They may also recommend corticosteroids to reduce inflammation and swelling. Over-the-counter or prescription pain medications can help relieve painful and uncomfortable symptoms.

Surgery

A doctor might recommend surgery if less invasive treatment has not helped or if a growth or tumor is compressing the femoral nerve.

Femoral decompression is a type of surgery that can help relieve symptoms. It focuses on reducing pressure on the femoral nerve.

Lifestyle remedies

In some cases, making lifestyle changes can help manage the symptoms of femoral neuropathy.

Lifestyle changes can include:

  • avoiding activities that can put pressure on the femoral nerve for extended periods
  • managing diabetes
  • discussing with a doctor the risk of femoral neuropathy when considering hip replacement surgery

Manual therapy

Manual therapy is a type of massage.

A therapist will use specific strokes that aim to:

  • increase range of motion and flexibility
  • reduce pain and swelling
  • improve muscle performance

They will manipulate the soft muscle to reduce the impact of scarring and stimulate the growth of new tissue.

Physical therapy

Stretching and strengthening exercises can help improve mobility and muscle strength. Stretching aims to relieve nerve compression by lengthening muscles that have become shortened.

Some common physical therapy exercises that help improve symptoms of femoral neuropathy include:

  • hip abduction
  • hip rotation
  • kneeling hip flexor stretch

These exercises aim to help symptoms by mobilizing the sciatic nerve deep in the gluteal region. However, there is little evidence that they have this effect.

A person can do stretching exercises at home, but they should first work with a physical therapist. The therapist will teach them to stretch in a slow, controlled way and how to progress to more strenuous exercises.

Other exercise types that may help include:

Where appropriate, a doctor may recommend a brace to support the knee or lower leg.

Cognitive behavioral therapy

Cognitive behavioral therapy is a type of counseling that involves learning coping mechanisms to help a person approach problems in new ways. This may be helpful for people living with chronic, or persistent, femoral neuropathy.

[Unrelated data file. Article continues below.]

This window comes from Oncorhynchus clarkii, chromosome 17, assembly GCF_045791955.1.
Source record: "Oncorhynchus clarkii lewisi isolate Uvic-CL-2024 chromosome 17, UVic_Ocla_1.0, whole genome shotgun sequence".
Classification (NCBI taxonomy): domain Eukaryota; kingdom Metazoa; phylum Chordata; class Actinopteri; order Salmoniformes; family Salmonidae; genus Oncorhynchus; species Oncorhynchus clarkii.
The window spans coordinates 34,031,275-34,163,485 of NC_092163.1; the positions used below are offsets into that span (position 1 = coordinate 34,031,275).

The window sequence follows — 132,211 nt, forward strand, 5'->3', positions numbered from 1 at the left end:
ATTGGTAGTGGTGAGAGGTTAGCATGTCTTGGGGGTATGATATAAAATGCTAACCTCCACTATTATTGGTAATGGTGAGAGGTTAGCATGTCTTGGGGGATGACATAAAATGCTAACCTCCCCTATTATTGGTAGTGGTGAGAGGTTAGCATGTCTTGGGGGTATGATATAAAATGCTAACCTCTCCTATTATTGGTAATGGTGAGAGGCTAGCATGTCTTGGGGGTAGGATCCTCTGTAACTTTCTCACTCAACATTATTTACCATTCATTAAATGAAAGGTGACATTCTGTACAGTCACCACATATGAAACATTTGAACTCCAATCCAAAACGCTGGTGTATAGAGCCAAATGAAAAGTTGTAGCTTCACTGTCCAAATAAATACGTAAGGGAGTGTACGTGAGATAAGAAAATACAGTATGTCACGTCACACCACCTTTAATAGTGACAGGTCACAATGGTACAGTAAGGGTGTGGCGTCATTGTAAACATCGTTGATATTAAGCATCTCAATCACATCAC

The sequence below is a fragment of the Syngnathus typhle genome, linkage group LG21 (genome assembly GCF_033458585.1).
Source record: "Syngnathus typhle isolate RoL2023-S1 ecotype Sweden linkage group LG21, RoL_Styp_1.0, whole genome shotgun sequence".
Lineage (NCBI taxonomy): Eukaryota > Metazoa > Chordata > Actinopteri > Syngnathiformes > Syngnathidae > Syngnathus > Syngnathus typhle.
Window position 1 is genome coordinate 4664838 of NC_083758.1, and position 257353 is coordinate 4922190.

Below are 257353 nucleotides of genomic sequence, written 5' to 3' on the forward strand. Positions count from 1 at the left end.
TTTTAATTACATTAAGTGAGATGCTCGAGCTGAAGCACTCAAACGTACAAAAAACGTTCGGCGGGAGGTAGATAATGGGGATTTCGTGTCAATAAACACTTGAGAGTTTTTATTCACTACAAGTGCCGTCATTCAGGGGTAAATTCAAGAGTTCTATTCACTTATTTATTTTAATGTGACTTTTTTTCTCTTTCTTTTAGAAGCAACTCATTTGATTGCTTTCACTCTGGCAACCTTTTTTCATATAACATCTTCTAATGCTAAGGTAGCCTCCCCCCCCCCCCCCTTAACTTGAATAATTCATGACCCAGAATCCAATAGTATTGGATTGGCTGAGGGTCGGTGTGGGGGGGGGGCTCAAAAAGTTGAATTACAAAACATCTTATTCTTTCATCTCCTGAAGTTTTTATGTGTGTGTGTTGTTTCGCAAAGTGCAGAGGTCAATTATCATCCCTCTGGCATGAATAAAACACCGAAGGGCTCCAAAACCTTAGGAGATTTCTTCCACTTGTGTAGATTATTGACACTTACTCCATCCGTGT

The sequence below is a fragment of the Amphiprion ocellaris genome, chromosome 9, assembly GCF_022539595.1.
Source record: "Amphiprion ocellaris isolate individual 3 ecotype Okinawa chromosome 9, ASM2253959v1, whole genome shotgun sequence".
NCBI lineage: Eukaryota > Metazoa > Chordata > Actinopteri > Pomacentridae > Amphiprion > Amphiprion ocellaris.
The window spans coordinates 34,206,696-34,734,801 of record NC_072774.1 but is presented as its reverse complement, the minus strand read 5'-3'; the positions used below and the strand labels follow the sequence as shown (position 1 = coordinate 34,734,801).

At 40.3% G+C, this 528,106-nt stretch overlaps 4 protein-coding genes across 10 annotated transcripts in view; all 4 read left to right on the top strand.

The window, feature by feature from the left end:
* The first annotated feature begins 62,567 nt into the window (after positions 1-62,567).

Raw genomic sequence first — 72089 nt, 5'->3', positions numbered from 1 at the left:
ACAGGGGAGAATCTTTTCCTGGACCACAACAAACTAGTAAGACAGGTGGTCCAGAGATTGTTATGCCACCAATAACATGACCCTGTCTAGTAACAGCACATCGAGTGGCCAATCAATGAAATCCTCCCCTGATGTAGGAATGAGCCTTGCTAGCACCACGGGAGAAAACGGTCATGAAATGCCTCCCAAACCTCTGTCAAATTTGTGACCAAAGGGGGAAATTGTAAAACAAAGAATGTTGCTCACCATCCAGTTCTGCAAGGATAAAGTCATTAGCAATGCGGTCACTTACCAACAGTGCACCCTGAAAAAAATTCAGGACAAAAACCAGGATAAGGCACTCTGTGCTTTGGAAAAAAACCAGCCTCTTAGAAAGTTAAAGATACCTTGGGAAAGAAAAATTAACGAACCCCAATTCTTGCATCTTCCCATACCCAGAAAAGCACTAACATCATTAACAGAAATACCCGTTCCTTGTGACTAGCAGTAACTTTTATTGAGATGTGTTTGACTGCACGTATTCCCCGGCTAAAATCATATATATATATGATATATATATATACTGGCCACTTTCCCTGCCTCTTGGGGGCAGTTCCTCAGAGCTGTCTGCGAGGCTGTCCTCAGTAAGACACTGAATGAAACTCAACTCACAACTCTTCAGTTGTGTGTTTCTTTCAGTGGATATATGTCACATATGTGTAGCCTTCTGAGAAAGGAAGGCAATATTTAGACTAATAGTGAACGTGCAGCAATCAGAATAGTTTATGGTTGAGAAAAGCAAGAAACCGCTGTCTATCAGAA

Learning more about why the pain occurs may help the individual feel more in control of the discomfort.

It is not always possible to prevent femoral neuropathy, but some tips that may help include managing diabetes and following professional guidance when exercising.

People should seek medical advice if they experience new or worsening symptoms of femoral neuropathy.

Anyone who has recently undergone hip surgery or another intervention in the pelvic area may wish to contact the doctor who treated them if they develop this complication.

Here are some questions people often ask about femoral neuropathy:

What are the symptoms of femoral nerve damage?

Common symptoms include pain, numbness, weakness, and tingling in the thigh that may extend to the knee and as far as the foot. In some cases, it can affect mobility.

What is the treatment for femoral neuropathy?

Treatment options include medication and physical and manual therapy. In some cases, a person may need surgery.

Is femoral neuropathy permanent?

In most cases, symptoms will improve over time, although some people may have permanent nerve damage. In some cases, a person will need surgery.

Femoral neuropathy is a broad term that refers to any medical condition that causes femoral nerve damage. Common symptoms include numbness, weakness, or paralysis of the legs.

Femoral neuropathy can develop as a result of an injury, surgical procedures involving the hip or abdomen, or as a complication of another medical condition, such as diabetes.

Treatment can help reduce or manage symptoms.